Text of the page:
Hopefully this will help someone considering UV lamps.Review of Ultraviolet-Tools' Model m12, Enhanced 4-watt Shortwave/Longwave UV Lamp (filtered shortwave 254nm UV)
Recently I became interested in UV lamps, mainly to help in identification of some stamps. I am by no means a tagging expert – not yet anyway. But not being able to inspect stamps for tagging, (or other things like paper, and repairs), means certain aspects of identification must be ignored. The Lighthouse L81 seemed like a good starter lamp, although at around $50-$70, it's a bit overpriced. After researching on this forum, asking questions, and doing other research, I settled on the m12 by Ultraviolet-Tools (https://www.ultraviolet-tools.com/),
a company mentioned on the forum a number of times. I decided to post this review. First, here is UV-Tools' copy for the m12:"Our beginners shortwave and longwave ultraviolet lamp. The shortwave UV is a enhanced four watt fluorescent tube emits the shortwave UV (254nm) specifically tuned to put out 40% more UV than other lamps of the same size. The longwave UV is emitted by a 375nm led putting longwave UV light.
Did you know 90% of fluorescent minerals require a filtered shortwave UV light? The optical filter is a specialized piece of glass on top of the lamp. DO NOT buy a lamp with just the bulb. You need the optical filter to block out the visible light generated by the bulb. The filter glass is the most expensive part of a shortwave UV lamp. Among fluorescent minerals other uses for this handy little lamp include stamp collecting, science experiments, counterfeit detection, and more.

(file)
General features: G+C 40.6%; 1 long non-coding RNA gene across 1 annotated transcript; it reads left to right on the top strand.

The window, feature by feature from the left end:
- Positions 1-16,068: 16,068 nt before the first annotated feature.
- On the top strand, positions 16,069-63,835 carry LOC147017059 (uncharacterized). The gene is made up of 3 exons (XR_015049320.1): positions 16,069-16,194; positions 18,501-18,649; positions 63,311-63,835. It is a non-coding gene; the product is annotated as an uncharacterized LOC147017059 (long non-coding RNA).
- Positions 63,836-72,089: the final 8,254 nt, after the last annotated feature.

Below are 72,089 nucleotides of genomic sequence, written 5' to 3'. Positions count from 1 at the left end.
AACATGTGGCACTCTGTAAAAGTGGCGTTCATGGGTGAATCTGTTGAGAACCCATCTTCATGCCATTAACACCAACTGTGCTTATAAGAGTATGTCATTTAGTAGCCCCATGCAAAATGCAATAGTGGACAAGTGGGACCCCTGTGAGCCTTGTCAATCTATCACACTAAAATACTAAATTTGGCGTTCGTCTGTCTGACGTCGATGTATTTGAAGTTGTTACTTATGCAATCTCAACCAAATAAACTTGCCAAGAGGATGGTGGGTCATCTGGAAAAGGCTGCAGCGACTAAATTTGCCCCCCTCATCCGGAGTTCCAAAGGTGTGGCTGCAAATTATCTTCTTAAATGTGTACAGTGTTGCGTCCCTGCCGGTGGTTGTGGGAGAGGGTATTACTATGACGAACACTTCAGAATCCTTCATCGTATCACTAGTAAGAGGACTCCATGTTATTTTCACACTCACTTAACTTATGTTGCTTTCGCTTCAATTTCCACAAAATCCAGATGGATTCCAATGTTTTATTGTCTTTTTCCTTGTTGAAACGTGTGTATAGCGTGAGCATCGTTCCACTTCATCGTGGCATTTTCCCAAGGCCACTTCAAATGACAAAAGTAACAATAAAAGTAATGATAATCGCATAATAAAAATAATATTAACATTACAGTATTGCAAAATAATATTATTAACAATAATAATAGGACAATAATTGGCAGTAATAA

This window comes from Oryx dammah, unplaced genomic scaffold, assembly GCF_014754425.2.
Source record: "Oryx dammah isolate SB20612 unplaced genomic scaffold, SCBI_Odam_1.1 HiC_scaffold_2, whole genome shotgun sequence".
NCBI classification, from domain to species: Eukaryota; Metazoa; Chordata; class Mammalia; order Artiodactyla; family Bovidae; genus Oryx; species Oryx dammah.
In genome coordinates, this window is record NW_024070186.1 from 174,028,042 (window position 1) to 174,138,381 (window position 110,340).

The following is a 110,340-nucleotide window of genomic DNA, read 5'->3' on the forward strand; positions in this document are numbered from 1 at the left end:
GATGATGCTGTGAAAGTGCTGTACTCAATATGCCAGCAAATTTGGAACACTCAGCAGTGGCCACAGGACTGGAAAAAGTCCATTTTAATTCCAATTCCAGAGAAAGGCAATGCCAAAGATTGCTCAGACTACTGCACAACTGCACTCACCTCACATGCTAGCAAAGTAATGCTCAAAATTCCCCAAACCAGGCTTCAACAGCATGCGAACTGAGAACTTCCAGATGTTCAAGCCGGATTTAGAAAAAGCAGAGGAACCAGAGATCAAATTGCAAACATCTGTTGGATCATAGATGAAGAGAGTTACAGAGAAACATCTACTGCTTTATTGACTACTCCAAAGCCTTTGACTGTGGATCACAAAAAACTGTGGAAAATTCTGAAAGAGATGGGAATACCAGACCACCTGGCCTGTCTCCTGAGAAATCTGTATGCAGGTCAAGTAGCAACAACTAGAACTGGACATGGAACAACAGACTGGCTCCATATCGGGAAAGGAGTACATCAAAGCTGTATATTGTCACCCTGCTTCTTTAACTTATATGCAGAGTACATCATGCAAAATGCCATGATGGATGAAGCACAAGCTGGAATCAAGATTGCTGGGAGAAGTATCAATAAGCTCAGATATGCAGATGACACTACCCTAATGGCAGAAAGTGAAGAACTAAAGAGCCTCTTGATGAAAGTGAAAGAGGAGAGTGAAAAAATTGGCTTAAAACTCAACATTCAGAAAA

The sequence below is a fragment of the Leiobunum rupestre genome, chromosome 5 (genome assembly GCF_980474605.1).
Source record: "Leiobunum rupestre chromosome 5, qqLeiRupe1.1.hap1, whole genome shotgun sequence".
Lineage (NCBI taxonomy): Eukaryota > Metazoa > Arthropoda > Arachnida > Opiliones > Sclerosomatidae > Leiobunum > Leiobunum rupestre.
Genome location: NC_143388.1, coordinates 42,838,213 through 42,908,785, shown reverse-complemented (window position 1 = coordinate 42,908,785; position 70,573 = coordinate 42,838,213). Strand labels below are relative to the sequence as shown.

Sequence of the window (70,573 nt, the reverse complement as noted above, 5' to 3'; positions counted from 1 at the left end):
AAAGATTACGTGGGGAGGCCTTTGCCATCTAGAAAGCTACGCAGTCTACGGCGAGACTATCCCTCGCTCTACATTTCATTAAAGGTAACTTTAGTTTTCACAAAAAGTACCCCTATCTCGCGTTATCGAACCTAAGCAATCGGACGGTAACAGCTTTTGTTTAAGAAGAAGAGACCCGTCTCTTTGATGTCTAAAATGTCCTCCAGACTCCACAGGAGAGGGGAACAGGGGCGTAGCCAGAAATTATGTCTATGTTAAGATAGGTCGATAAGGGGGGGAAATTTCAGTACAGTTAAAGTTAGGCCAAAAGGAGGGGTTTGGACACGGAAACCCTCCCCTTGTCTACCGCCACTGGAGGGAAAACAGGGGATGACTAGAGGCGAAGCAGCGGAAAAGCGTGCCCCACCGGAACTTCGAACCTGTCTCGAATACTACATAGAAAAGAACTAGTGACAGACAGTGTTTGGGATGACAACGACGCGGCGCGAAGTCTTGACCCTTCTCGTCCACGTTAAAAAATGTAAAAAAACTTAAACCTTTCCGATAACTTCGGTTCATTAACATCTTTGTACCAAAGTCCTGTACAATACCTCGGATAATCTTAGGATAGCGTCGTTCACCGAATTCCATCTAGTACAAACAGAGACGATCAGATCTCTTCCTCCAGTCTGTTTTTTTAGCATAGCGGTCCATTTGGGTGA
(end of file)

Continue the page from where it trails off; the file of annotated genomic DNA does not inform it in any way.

Note: While the most affordable lamp on the market this lamp is not designed to be a field lamp. Our other shortwave lamps that are larger can be used out in the field. This lamp works well with rocks held in your hand within 12 inches.
Lamp Size: 6-1/2" x 2-1/4" x 3/4"
Wattage: Enhanced 4W
Bulb: Filtered Shortwave 254nm UV
Batteries Required: 4 AA (not included)
Weight: 5 ounces
Warranty: 90 Days
100% Satisfaction Guarantee!"
While the copy for this lamp mentions "stamp collecting," UV-Tools stock-in-trade is minerals and lamps for the geology enthusiast. The m12 appears to be identical to the Lighthouse L81, at least as pictured. The price of the m12 at the time of this writing is $39.99. I've seen the L81 selling for significantly more. At this price point, I wasn't expecting perfect fit and finish, and accordingly, didn't get it. As a "beginner" model, and low power lamp, this would probably meet the needs of most people. I expect that tagging specialists might want to up their UV-lamp game though. I also picked up a pair of their UV protective glasses for $8.00. These are Pyramex brand "Intruder" S11040S. (The glasses are included with the 11 watt m100HO. To me the 11 watt seemed like overkill in terms of power.) I figured safety glasses would not hurt, and may help. UV is dangerous if misused. Note that these glasses do not fit over existing spectacles, but over-the-spectacles designs exist. No one should be looking directly into a UV lamp. In the paper "Stamps That Glow," (https://stamps.org/Portals/0/adam/N...volution.pdf